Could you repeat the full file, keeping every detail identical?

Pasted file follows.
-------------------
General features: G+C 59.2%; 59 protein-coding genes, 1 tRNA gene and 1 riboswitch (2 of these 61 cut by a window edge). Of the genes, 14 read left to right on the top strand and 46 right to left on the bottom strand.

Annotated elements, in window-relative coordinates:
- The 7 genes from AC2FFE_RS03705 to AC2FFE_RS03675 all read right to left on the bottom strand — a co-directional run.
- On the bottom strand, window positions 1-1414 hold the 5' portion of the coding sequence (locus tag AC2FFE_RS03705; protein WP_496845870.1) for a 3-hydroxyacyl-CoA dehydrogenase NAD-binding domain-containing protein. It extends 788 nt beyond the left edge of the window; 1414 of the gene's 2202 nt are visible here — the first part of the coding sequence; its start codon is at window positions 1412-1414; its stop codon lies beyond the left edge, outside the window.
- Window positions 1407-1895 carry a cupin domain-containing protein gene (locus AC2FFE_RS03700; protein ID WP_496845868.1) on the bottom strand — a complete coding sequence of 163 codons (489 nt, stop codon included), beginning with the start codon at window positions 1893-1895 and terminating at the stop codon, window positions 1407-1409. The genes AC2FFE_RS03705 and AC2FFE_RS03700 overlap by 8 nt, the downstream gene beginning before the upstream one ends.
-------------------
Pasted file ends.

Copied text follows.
General features: G+C 59.2%; 59 protein-coding genes, 1 tRNA gene and 1 riboswitch (2 of these 61 cut by a window edge). Of the genes, 14 read left to right on the top strand and 46 right to left on the bottom strand.

Annotated elements, in window-relative coordinates:
- The 7 genes from AC2FFE_RS03705 to AC2FFE_RS03675 all read right to left on the bottom strand — a co-directional run.
- On the bottom strand, window positions 1-1414 hold the 5' portion of the coding sequence (locus tag AC2FFE_RS03705; protein WP_496845870.1) for a 3-hydroxyacyl-CoA dehydrogenase NAD-binding domain-containing protein. It extends 788 nt beyond the left edge of the window; 1414 of the gene's 2202 nt are visible here — the first part of the coding sequence; its start codon is at window positions 1412-1414; its stop codon lies beyond the left edge, outside the window.
- Window positions 1407-1895 carry a cupin domain-containing protein gene (locus AC2FFE_RS03700; protein ID WP_496845868.1) on the bottom strand — a complete coding sequence of 163 codons (489 nt, stop codon included), beginning with the start codon at window positions 1893-1895 and terminating at the stop codon, window positions 1407-1409. The genes AC2FFE_RS03705 and AC2FFE_RS03700 overlap by 8 nt, the downstream gene beginning before the upstream one ends.